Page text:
May 18, 2007

Punditry as male "If I ran the world" fantasy

Writing public affairs commentary is rather like running one of those fantasy sports franchises where you "draft" NFL players and then score points versus the other obsessives in your league based on how well your boys do on Sunday, while the women in your life (if any) roll their eyes. In other words, punditry is basically just something that guys do, like pretending they own a football team. It's pretending you run the world.

Granted, this is pretty pathetic. On the other hand, the people who actually do run the world are far less competent at their jobs than the people who run NFL teams, so there is some justification for commentary. On the other other hand, is there any evidence that the people who run the world learn from good commentary?

On the other other other hand, unlike in a fantasy football league, nobody keeps score in punditry to see if you are as smart as you say you are.


My published articles are archived at iSteve.com -- Steve Sailer

5 comments:

Ian Lewis said...

The people who run the world now (Presidents, Prime Ministers and Bureacrats of the large and influential countries) were reading something by somebody before they got in power. It might as well be you.

Let's face it, people like Locke, Hobbes and Machiavelli were just pundits. Granted, very smart pundits with insightful comments.

Also, let's not forget the influence people like John Maynard Keynes and Milton Friedman had on the Western World. And they were definitely being influenced by different people and different ideas before they got in "power".

Floccina said...

We posters are even lower than the pundits...

Ron Guhname said...

I plead guilty. Most guys exercise their mental powers and fantasize about power by endlessly analyzing sports as if they had some say in the matter. For those a step up on the IQ ladder, sports isn't enough. You need a much grander battlefield that involves real power. It might even be the case that those another step smarter (or perhaps more ambitious) are not satisfied with domestic politics, but need a world stage, and those who think even bigger need to contemplate the whole universe.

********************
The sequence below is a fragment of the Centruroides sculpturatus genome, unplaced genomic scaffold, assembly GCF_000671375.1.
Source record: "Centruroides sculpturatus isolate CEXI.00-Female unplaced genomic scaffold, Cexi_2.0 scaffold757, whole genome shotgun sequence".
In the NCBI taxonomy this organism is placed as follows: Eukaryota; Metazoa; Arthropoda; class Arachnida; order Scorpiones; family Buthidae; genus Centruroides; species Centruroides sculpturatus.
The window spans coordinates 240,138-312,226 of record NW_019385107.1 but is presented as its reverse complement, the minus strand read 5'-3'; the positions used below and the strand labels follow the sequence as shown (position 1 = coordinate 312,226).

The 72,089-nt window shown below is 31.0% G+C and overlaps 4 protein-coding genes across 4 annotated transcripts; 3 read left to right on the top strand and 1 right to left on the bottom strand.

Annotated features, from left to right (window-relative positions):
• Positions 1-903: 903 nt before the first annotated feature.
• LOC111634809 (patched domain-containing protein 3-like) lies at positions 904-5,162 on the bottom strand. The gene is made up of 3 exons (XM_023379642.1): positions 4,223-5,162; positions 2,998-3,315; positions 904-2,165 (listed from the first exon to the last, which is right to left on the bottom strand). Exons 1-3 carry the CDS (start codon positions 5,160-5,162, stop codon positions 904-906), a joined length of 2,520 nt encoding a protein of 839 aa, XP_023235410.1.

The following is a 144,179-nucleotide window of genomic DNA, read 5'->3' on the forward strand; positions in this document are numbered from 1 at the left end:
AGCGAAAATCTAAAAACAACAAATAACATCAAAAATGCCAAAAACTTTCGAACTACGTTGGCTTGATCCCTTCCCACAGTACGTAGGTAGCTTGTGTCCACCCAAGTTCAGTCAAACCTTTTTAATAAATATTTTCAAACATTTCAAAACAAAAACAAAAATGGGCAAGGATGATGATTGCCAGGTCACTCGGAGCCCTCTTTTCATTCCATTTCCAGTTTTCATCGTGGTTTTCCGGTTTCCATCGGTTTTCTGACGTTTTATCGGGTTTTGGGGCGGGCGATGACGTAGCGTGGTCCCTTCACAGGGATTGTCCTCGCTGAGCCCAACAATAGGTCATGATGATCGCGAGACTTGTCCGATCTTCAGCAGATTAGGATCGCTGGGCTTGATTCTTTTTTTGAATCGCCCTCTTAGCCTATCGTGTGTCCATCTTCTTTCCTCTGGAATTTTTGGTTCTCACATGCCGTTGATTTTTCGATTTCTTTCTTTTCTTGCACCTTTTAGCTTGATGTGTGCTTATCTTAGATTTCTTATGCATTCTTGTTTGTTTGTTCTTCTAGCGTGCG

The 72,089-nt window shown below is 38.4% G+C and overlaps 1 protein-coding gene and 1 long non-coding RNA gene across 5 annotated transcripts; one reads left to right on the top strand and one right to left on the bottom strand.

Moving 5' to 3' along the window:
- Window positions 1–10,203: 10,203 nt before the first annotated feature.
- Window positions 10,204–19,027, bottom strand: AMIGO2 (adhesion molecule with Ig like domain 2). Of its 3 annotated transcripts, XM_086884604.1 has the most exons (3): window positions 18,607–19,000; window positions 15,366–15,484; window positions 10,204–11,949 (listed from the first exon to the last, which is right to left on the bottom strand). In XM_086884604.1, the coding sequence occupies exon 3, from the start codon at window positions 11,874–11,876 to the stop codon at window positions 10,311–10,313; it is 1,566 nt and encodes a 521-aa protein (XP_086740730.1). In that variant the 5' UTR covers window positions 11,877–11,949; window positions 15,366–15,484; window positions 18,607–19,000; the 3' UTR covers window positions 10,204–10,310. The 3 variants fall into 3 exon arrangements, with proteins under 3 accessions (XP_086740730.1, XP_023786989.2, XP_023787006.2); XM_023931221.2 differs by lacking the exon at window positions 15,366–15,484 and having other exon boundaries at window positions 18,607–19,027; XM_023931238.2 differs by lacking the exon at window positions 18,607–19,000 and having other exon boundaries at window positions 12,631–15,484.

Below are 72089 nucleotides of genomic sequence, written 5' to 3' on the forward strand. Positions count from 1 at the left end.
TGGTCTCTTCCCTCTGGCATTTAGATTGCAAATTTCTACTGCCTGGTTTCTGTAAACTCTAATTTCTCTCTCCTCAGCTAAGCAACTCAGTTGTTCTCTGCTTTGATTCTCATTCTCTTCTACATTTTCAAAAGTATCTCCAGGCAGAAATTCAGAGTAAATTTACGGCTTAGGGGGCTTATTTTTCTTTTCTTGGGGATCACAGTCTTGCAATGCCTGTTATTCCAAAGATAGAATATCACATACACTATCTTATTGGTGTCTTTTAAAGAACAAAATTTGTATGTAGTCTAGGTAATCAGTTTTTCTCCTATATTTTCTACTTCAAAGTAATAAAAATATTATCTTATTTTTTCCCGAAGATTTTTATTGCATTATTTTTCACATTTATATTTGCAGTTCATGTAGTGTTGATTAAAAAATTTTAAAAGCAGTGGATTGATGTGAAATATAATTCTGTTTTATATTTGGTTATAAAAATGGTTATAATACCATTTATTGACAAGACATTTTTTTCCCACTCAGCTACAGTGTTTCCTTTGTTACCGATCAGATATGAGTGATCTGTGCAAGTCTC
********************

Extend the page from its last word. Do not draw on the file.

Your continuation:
Meanwhile, the very pracical wife says, rolling her eyes, "Honey, it's not like you can change anything."

Udolpho said...

I wouldn't class either Friedman or Keynes as "pundits". When I think of pundits I think of the people who appear on TV and who have no qualification to discuss any subject, and who generally lack a talent other than the ability to speak fluidly before a camera (or in print to write to a fairly low but readable standard).

Who is Bill Kristol other than Dan Quayle's former Karl Rove? Who is Pat Buchanan or Michael Kinsley or Eric Alterman or Jonah Goldberg? Most of them have done nothing of note outside the field of punditry. They are not experts or even particularly well-informed about subjects beyond the limited sphere of topics that fall into mainstream political discussion (even there they are usually tragically ill-informed).

To say Locke or Hobbes were "just pundits" is reductivist nonsense. Why not say they were "just scribblers" or "just guys who walked upright"? No one in the English speaking world refers to "that famous Enlightenment pundit, John Locke". It's silly.

However the idea that politicians get their ideas from pundits does explain a lot.

(And although we "bloggers" and commenters are often inane and hyperbolic, not being taken very seriously keeps our egos in check. Unlike pundits. You know that Andrew Sullivan imagines he is contributing great thoughts to Western society. He will surely one day write his memoirs as if he had once lead a nation in wartime or won the Nobel prize.)

Anonymous said...

There's a sampling effect here that matters. Tens of thousands of people in the last four centuries have written essays explaining this, that, or the other thing, putting their deep thoughts about world affairs or nature or whatever into written form. A tiny fraction are worth reading even when they're written. A few were brilliant, but had little direct effect on the world--think of Mendel or Bayes. Others weren't anything special, but influenced people making big decisions--think of the huge amount of text on socialist central planning, the coming socialist utopia, how wars would end when the working classes of France and Germany saw one another as brothers, etc. Dumb, but influential.

And then you get stuff that was clever, that still carries insights now, and that had a big influence. Think of Darwin and Adam Smith for examples.

The only stuff anyone pays attention to that's 200+ years old is stuff that was either enormously influential, or somewhat influential and still offering insights today.

Locke was just a pundit, in the same sense that Shakespeare was just a writer. How many of his contemporaries can you name? (If you've read _Ruled Brittania_ or seen Shakespeare in Love, you should be able to come up with a couple names!)